Was USDT Double-Spent?
SlowMist, a Chinese cybersecurity company focused on the blockchain and cryptocurrency sector, recently released a tweet regarding the investigation of a double-spent USDT transaction.
The tweet, shown below, was posted in Chinese, leaving many westerners confused at what the tweet meant. But as Mandarin speakers translated the message, it became clear that the SlowMist team had identified a potentially dubious Tether transaction.
The rough translation is as follows:
The exchange in the USDT recharge transactions to confirm the success of a logical flaw in the transaction details on the block chain valid field value is true, resulting in “pretend value”, the user has not lost any USDT but successfully recharge the exchange USDT, and these USDT can be normal transactions. We have confirmed that the real attack happened! The relevant exchange should suspend USDT recharge function as soon as possible, and self-examination code whether there is this logic flaw.
When reading in between the lines of the translation, it becomes clear what the tweet originally meant. It was directed at pointing out that an anonymous user, or the SlowMist team themselves, were able to “recharge” the 694 USDT twice, essentially doubling the value of the aforementioned Tether.
It is important to note that new USDT tokens were not created, this transaction only allowed for the user to potentially withdraw 694 USDT out of the exchange’s Tether wallet without holding the authority to do so.
SlowMist later clarified that the vulnerability was not part of the Tether codebase, but rather, a vulnerability of a specific exchange, which remains unnamed at this time. OkEX, popular Asian-based exchange, quickly addressed the issue to ease the minds of consumers.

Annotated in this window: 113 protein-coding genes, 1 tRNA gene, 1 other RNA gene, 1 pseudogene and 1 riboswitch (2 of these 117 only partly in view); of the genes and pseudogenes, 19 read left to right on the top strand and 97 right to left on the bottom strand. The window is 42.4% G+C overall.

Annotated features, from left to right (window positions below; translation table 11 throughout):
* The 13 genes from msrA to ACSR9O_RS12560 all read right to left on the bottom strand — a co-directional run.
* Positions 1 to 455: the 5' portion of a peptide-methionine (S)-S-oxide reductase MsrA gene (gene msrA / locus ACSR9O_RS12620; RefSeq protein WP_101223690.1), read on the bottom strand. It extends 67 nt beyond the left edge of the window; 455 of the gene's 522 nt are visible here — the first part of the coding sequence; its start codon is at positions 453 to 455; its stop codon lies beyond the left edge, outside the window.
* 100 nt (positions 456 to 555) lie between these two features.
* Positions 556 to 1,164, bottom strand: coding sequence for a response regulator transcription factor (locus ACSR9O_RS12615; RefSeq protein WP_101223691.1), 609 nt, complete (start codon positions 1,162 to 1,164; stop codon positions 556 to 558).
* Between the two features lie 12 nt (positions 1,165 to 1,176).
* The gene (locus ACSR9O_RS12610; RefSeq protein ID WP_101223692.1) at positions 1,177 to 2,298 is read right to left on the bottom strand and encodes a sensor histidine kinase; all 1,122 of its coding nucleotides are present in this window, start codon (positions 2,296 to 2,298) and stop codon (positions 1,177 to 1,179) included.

Reassuring that it was the fault of the unnamed exchange, OkEX wrote:
We are aware of the vulnerability with USDT deposit. And we confirm that OKEx is NOT exposed to the vulnerability. Please rest assured that your assets are safe and secure with us.
A Reddit user, stating that he/she was the founder of Omni, the protocol which Tether is built upon, also gave a statement regarding the issue. ‘Dacoinminster’ said:
If I’m translating this correctly, it appears that what happened here is that an exchange wasn’t checking the valid flag on transactions. They accepted a transaction with valid=false (which they should not have), and then the second “double spend” transaction had valid=true, which they also accepted.
Unless I am missing something, this is just poor exchange integration. One of our devs already replied pointing to our best practices for integration
It is likely that only smaller exchanges, with less experienced developer teams, are vulnerable to this issue.
Tether Controversy Continues
This story has added to the Tether controversy, which still continues to this day. Despite a recent audit confirming that Tether does, in fact, have the U.S. reserves to match the 2.7 Billion USDT tokens, debate still rages about Tether’s effect on the cryptocurrency market as a whole.
A research paper released by the University of Texas indicates that USDT has been used in the manipulation of cryptocurrency prices over 2017. The paper states that over 50% of all Bitcoin’s upwards price movements were caused by the trading and transfer of Tether.
Many critics of the often notorious stablecoin have long held this opinion, believing that the Tether organization utilizes questionable business practices. However, it has become clear that stablecoins will become a promising sub-industry as the cryptocurrency market develops.
Although questionable at times, it is important that Tether holds a place in the market, as the collapse of Tether could mean a widespread decline in the collective value of all cryptocurrencies.
Title Image Courtesy of MaxPixel